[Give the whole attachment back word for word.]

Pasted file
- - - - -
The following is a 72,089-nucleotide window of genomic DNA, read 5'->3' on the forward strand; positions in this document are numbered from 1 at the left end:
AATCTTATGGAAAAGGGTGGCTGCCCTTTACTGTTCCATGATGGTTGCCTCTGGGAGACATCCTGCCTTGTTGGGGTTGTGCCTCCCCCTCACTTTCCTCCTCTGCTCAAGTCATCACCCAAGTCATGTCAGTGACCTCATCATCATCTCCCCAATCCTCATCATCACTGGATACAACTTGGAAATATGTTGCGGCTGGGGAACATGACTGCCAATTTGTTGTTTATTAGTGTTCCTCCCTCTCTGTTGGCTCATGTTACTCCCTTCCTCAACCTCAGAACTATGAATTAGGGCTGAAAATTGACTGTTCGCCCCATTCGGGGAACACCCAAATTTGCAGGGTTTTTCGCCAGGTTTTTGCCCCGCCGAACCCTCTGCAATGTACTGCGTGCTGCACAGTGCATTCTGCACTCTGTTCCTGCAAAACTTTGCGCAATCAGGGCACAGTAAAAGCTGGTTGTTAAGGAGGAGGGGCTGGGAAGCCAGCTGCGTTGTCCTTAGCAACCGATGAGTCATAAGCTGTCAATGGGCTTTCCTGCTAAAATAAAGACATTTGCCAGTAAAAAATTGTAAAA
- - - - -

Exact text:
The following is a 72,089-nucleotide window of genomic DNA, read 5'->3' on the forward strand; positions in this document are numbered from 1 at the left end:
AATCTTATGGAAAAGGGTGGCTGCCCTTTACTGTTCCATGATGGTTGCCTCTGGGAGACATCCTGCCTTGTTGGGGTTGTGCCTCCCCCTCACTTTCCTCCTCTGCTCAAGTCATCACCCAAGTCATGTCAGTGACCTCATCATCATCTCCCCAATCCTCATCATCACTGGATACAACTTGGAAATATGTTGCGGCTGGGGAACATGACTGCCAATTTGTTGTTTATTAGTGTTCCTCCCTCTCTGTTGGCTCATGTTACTCCCTTCCTCAACCTCAGAACTATGAATTAGGGCTGAAAATTGACTGTTCGCCCCATTCGGGGAACACCCAAATTTGCAGGGTTTTTCGCCAGGTTTTTGCCCCGCCGAACCCTCTGCAATGTACTGCGTGCTGCACAGTGCATTCTGCACTCTGTTCCTGCAAAACTTTGCGCAATCAGGGCACAGTAAAAGCTGGTTGTTAAGGAGGAGGGGCTGGGAAGCCAGCTGCGTTGTCCTTAGCAACCGATGAGTCATAAGCTGTCAATGGGCTTTCCTGCTAAAATAAAGACATTTGCCAGTAAAAAATTGTAAAA